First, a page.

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Old 10-06-2012, 09:04 PM   #29
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Re: How to lower water bill

On saving water: I try to maximize our dishwasher loads as well. One things that has really helped has been doing what I can to make sure the dishes are going to get clean. Not saving water at all if I have to rewash or hand wash dishes that didn't come clean. My personal method: Finish Quantum, a little bit of TSP [liquid phosphate], dumping about 2 cups of hot water into the bottom of the dishwasher to prep the pump, turning the kitchen hot water tap on JUST until the water runs hot, then starting the dishwasher. For me, my dishes have gone from having residue, caked on food etc. to being spotless 99.9% of the time unless we were negligent [ahem, DH was negligent] and didn't properly scrape off hard food.

We also follow the "if it's yellow, let it mellow. If it's brown, flush it down" rule.

DH and I shower every second day, sometimes every third day. On the other days I 'spit shine' myself with baby wipes or a soaped up facecloth. Sometimes I wash my hair in the sink OR I use baby powder to degrease my hair. I try to coincide these "sloppy" days with days that I'm not planning to leave the house and have messy housework to do anyway.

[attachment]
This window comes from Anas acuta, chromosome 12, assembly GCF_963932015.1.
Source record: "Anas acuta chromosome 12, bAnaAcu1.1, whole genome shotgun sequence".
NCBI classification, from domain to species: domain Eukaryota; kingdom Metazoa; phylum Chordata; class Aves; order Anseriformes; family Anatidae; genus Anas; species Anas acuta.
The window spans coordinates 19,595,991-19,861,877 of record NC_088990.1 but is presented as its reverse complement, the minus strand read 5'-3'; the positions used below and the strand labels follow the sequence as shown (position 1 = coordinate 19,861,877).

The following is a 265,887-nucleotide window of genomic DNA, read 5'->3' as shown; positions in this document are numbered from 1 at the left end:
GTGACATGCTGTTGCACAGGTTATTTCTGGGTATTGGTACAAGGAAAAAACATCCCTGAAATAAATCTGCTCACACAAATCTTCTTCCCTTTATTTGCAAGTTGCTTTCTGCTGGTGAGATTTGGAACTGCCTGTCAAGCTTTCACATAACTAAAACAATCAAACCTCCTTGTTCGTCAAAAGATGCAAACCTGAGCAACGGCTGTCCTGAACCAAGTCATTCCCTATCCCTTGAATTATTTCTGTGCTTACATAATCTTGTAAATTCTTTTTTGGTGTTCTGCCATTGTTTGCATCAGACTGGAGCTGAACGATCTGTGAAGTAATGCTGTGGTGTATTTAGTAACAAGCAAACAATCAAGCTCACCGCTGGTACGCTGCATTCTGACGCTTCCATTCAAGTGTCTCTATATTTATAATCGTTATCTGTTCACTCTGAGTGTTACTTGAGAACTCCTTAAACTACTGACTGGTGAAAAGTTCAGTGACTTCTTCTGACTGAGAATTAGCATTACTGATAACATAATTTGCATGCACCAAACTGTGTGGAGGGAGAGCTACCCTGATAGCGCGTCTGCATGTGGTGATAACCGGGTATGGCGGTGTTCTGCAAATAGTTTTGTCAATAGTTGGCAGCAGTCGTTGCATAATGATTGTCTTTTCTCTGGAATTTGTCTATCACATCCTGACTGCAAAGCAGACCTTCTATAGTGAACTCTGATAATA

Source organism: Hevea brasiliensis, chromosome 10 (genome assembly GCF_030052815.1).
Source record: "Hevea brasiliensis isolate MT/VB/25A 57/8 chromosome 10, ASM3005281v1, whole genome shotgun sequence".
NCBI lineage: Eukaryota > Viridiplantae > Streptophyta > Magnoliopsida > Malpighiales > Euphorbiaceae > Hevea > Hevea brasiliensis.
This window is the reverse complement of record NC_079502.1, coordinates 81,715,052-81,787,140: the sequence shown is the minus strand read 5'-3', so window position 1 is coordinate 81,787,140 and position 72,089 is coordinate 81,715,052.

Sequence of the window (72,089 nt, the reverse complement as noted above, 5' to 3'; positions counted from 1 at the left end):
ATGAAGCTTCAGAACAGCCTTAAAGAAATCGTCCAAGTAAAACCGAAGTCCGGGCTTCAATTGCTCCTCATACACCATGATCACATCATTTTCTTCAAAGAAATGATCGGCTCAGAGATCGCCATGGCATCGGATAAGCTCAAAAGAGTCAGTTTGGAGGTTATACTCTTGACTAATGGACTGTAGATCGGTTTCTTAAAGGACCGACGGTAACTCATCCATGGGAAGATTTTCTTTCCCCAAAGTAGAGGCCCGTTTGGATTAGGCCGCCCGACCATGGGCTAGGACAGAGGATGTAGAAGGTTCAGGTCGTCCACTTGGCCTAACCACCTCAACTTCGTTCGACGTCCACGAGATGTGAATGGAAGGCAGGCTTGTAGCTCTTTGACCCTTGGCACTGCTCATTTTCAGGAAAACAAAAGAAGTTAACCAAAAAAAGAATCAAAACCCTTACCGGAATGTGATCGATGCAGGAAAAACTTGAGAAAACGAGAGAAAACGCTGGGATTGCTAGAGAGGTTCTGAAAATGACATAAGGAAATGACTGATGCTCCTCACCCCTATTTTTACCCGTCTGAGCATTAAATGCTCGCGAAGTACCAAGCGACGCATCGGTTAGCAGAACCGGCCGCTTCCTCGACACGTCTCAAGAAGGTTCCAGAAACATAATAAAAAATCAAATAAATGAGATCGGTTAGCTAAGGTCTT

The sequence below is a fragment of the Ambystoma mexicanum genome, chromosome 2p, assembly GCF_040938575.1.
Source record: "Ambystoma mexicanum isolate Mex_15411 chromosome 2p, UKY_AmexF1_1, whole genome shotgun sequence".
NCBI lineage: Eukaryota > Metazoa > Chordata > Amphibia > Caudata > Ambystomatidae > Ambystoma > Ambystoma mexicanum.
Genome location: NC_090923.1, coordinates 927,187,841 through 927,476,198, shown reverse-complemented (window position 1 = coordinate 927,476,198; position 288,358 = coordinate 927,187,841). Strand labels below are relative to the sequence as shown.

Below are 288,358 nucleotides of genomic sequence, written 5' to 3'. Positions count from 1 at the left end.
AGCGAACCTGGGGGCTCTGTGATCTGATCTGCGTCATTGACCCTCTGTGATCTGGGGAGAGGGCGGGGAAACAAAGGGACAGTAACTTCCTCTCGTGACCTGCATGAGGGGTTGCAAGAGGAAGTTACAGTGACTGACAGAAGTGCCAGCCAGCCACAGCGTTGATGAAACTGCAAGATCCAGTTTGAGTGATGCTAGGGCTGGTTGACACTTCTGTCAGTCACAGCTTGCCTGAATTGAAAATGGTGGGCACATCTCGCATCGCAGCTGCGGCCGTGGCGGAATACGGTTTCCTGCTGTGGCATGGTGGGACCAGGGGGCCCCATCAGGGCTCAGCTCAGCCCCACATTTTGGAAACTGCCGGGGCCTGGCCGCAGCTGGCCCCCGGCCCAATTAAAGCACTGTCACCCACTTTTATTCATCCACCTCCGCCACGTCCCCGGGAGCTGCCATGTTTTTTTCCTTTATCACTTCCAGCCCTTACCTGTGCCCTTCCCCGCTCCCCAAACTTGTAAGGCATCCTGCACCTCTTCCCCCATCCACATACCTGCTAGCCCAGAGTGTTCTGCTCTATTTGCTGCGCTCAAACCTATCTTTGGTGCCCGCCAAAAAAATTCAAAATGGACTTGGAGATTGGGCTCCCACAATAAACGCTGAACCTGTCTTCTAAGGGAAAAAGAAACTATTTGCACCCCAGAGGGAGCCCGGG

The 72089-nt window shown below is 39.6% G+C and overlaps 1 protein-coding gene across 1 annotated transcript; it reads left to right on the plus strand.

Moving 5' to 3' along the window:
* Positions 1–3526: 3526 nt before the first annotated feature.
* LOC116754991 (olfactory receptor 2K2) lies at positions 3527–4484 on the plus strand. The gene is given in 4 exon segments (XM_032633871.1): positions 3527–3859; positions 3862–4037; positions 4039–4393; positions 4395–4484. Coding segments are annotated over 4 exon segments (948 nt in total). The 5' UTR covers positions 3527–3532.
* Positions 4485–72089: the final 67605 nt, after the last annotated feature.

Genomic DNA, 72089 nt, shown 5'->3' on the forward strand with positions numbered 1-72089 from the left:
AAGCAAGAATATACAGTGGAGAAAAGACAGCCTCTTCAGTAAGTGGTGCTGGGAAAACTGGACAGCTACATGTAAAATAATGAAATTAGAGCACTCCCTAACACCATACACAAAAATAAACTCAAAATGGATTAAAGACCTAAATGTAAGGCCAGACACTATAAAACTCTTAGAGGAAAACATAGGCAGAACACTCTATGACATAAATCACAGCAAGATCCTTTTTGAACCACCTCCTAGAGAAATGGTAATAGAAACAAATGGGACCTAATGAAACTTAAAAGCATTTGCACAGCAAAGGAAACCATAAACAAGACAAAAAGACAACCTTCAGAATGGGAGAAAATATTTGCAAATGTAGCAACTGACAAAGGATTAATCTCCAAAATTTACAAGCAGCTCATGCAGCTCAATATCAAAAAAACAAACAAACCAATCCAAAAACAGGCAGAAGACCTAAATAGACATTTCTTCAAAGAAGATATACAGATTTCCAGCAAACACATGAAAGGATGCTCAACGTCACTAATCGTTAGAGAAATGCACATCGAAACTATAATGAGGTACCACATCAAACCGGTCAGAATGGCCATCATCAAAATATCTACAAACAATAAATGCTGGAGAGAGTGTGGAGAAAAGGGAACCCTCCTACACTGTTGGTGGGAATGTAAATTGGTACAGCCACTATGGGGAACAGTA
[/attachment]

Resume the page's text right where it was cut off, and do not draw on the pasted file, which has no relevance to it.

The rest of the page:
The boys get baths 1-2 times a week. They have skin issues from time to time, so this works best for them anyway.

I do large loads of laundry. Only in cold. I make sure that the clothing and items I buy are able to be washed together easily...I tend not to separate whites/colors and I hate buying anything with serious special washing instructions.

As for CD'ing: I think keeping things at the bare minimum can be a money saver and actually benefit the environment, but in general CD'ing is no more or less thrifty or good for the environment than using sposies. At the bare minimum we're talking an extra few loads of laundry per week [sometimes requiring several washes on different cycles]. Then there is wash to buy, usually special detergent. Then there is the issue of drying CD's esp. in the winter and a lot of people DO turn to the dryer. I think the thought it a nice one and I'm sure CD's are MUCH better on our LO's bottoms, but I'm not so sure that there are really any money savings in CD'ing.